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Innovation After Innovation After Innovation
[385호] 2017년 05월 03일 (수) Reporter Park Geun-woo .
For some years, the word 'innovation' turned into a jack-of-all-trades term that every part of the society is now aware of. Politicians use it in their campaigns, presenters use it, and even the cities’ marketing teams started putting it on city-promoting posters. The word surely sounds good, and one would have been able to hear it even in talks of country-scale importance. But somehow I could not see myself using the term in front of people.
In a recent talk given by an entrepreneur that I attended, I was able to confront the reason. The presenter remarked at one point, “Difficult, but not impossible. It can be achieved by innovation after innovation after innovation.” It hit me; “What ‘innovation’ is he talking about?” The wording was fantastically overemphasized, and his innovation was, in a way, a black box that will solve any problem. In a sense, the word encapsulated way more information than it should, and this kind of generalized phrasing is rarely taken care of in most of the talks. Innovation should not be worded in such a way.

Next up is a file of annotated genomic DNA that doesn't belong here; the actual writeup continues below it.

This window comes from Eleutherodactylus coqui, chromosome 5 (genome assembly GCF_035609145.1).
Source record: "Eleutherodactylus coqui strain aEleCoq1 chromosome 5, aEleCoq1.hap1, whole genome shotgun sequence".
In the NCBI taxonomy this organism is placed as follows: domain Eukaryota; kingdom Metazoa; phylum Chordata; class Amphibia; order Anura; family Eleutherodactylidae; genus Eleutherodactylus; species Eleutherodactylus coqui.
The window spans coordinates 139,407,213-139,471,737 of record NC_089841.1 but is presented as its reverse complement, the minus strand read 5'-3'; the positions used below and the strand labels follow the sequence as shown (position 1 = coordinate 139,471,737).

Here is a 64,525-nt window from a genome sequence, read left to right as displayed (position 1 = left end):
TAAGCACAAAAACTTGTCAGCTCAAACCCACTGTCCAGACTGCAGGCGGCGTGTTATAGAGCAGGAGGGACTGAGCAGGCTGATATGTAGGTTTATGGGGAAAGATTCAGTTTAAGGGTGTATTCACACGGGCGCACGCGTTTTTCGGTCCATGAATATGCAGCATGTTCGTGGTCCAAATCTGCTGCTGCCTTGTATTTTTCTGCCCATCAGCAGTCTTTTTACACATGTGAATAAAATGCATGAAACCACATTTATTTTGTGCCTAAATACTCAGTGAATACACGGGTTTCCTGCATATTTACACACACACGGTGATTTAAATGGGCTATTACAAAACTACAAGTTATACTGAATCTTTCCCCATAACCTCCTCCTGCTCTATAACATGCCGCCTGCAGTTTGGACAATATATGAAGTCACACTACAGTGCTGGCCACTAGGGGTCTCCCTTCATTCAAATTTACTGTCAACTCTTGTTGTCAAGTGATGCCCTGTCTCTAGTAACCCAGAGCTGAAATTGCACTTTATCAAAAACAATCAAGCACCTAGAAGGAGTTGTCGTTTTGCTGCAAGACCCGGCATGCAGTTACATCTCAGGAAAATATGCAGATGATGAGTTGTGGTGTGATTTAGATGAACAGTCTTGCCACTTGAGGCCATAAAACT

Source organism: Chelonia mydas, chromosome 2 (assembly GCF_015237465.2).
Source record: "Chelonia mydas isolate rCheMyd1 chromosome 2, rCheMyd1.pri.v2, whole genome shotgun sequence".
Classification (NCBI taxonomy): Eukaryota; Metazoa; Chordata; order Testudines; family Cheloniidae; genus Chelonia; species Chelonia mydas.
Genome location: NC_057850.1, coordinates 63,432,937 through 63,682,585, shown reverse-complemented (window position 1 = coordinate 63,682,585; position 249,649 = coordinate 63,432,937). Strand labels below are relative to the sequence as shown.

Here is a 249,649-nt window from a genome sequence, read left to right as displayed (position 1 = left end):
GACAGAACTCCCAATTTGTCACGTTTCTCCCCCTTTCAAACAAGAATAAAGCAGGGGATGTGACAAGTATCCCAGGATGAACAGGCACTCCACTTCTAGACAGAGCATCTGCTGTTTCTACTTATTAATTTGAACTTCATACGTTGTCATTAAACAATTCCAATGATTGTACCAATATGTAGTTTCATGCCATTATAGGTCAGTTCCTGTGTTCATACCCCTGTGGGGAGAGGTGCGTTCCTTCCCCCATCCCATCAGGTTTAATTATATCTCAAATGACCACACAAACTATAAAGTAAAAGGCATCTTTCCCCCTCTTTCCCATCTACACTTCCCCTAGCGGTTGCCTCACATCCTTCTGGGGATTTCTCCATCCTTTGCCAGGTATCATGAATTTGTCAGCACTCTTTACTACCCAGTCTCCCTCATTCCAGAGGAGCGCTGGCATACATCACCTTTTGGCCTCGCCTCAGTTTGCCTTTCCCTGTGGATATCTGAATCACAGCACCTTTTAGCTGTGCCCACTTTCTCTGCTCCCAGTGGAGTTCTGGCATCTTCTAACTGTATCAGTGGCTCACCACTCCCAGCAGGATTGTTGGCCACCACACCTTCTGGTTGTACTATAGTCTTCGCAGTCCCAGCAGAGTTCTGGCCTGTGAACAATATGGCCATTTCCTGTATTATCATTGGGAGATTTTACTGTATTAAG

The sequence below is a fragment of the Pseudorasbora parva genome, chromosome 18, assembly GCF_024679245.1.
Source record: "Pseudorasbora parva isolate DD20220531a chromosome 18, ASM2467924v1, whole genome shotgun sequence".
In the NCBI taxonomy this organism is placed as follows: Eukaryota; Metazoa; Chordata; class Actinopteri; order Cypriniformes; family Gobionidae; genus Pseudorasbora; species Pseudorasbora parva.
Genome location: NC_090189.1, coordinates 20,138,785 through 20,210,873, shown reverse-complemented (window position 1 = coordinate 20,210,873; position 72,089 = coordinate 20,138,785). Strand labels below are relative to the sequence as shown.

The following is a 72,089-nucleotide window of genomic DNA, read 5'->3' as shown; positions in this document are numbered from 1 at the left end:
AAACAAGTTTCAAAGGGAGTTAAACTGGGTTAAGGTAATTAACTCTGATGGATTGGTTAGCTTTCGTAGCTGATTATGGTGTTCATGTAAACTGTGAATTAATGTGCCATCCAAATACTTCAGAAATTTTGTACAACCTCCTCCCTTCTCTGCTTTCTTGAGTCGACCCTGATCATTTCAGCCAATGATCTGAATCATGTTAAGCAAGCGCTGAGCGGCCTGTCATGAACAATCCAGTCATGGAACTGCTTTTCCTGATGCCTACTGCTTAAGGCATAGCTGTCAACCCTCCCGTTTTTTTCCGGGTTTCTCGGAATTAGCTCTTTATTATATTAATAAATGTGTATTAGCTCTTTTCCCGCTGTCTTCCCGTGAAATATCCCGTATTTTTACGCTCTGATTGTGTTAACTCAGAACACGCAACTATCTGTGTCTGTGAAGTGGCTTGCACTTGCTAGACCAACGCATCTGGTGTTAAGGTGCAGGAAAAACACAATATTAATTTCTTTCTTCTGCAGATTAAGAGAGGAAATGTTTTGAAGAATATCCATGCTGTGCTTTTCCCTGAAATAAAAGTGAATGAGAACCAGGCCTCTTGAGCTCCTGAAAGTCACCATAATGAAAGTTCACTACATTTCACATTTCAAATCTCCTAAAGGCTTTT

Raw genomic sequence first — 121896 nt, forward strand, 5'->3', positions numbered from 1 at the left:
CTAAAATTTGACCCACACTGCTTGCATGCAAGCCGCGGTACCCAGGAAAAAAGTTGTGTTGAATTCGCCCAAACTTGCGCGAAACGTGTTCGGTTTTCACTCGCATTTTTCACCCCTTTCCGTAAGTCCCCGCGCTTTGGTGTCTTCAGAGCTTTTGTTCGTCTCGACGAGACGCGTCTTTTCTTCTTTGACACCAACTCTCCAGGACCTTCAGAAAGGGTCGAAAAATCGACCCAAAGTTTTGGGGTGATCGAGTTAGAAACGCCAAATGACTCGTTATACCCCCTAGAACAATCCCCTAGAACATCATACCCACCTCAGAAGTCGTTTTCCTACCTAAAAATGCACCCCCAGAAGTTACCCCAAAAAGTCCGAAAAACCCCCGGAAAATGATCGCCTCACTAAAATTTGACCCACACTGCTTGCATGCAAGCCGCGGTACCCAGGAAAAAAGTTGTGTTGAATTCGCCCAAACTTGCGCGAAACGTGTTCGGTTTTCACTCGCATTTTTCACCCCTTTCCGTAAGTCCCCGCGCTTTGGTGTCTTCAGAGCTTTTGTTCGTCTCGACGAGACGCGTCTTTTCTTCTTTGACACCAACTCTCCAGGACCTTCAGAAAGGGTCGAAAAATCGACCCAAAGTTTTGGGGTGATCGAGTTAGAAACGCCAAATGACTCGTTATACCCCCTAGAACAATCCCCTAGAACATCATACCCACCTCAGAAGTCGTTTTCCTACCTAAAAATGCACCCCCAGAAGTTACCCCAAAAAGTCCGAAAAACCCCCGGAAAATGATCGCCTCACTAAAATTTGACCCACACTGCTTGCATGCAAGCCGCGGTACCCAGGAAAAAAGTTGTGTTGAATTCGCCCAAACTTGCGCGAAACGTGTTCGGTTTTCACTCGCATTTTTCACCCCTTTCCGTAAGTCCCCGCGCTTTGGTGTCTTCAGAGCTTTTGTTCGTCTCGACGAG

It is clear that the word has crashed into a fashionable idea; it can be invoked everywhere but does not say anything. However, let us make this clear; the blame should not be on innovation, but on how we have come to wield the word. Innovation is originally about creating new methods, finding better ways, and designing technologies. It implies the process can be about inventing a new wheel, and risk-taking. At most of the times, these come along with innovations.
So how has 'innovation' has become such a vague idea? One is abridgement of information. When talking about innovations and plans, how should be distinct in the phrases, or the wording should be clear-cut. If this is not carried out well, the team members will be in the dark and it would be unsurprising even if the team will fall apart a second later.
Another is viewing innovation as the most important objective of all. This is the most fatal. Of course, innovation is effective in many cases, but not always. The journey into innovation is almost always costly and it is highly unlikely that it will end up with a genuine innovation. Normalization of abnormalities should always come in advance. It is actually our priority, and this way we can spot the core problems more easily. Focus on innovation can lead to devaluation of the plans. Wisely wield the word with caution. 
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